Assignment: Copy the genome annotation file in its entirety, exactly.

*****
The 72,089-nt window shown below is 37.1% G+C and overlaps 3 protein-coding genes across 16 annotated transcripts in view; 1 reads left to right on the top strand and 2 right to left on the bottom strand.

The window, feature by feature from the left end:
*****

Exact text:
The 72,089-nt window shown below is 37.1% G+C and overlaps 3 protein-coding genes across 16 annotated transcripts in view; 1 reads left to right on the top strand and 2 right to left on the bottom strand.

The window, feature by feature from the left end: